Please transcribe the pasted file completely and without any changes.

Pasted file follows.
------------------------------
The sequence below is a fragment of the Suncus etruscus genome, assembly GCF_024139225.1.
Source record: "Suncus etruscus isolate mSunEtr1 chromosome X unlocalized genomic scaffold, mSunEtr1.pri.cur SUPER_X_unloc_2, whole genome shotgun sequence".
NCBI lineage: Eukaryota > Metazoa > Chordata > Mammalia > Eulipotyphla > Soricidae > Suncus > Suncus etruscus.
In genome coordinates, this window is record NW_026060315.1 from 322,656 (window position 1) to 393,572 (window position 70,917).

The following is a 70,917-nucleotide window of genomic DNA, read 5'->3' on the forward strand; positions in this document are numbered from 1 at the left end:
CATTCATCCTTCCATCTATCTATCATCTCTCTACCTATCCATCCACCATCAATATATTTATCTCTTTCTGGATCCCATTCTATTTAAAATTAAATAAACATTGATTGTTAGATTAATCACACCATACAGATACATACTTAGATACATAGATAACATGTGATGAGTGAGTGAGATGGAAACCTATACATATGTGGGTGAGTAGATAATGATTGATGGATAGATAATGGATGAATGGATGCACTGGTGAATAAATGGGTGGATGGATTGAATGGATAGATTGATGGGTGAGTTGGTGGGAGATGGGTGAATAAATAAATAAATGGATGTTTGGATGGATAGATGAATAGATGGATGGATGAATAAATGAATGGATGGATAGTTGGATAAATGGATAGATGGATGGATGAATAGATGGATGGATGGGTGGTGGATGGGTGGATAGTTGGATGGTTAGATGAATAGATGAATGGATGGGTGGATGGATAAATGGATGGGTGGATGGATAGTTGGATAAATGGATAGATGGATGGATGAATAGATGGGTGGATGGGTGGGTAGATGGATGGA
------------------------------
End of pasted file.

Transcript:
The sequence below is a fragment of the Suncus etruscus genome, assembly GCF_024139225.1.
Source record: "Suncus etruscus isolate mSunEtr1 chromosome X unlocalized genomic scaffold, mSunEtr1.pri.cur SUPER_X_unloc_2, whole genome shotgun sequence".
NCBI lineage: Eukaryota > Metazoa > Chordata > Mammalia > Eulipotyphla > Soricidae > Suncus > Suncus etruscus.
In genome coordinates, this window is record NW_026060315.1 from 322,656 (window position 1) to 393,572 (window position 70,917).

The following is a 70,917-nucleotide window of genomic DNA, read 5'->3' on the forward strand; positions in this document are numbered from 1 at the left end:
CATTCATCCTTCCATCTATCTATCATCTCTCTACCTATCCATCCACCATCAATATATTTATCTCTTTCTGGATCCCATTCTATTTAAAATTAAATAAACATTGATTGTTAGATTAATCACACCATACAGATACATACTTAGATACATAGATAACATGTGATGAGTGAGTGAGATGGAAACCTATACATATGTGGGTGAGTAGATAATGATTGATGGATAGATAATGGATGAATGGATGCACTGGTGAATAAATGGGTGGATGGATTGAATGGATAGATTGATGGGTGAGTTGGTGGGAGATGGGTGAATAAATAAATAAATGGATGTTTGGATGGATAGATGAATAGATGGATGGATGAATAAATGAATGGATGGATAGTTGGATAAATGGATAGATGGATGGATGAATAGATGGATGGATGGGTGGTGGATGGGTGGATAGTTGGATGGTTAGATGAATAGATGAATGGATGGGTGGATGGATAAATGGATGGGTGGATGGATAGTTGGATAAATGGATAGATGGATGGATGAATAGATGGGTGGATGGGTGGGTAGATGGATGGA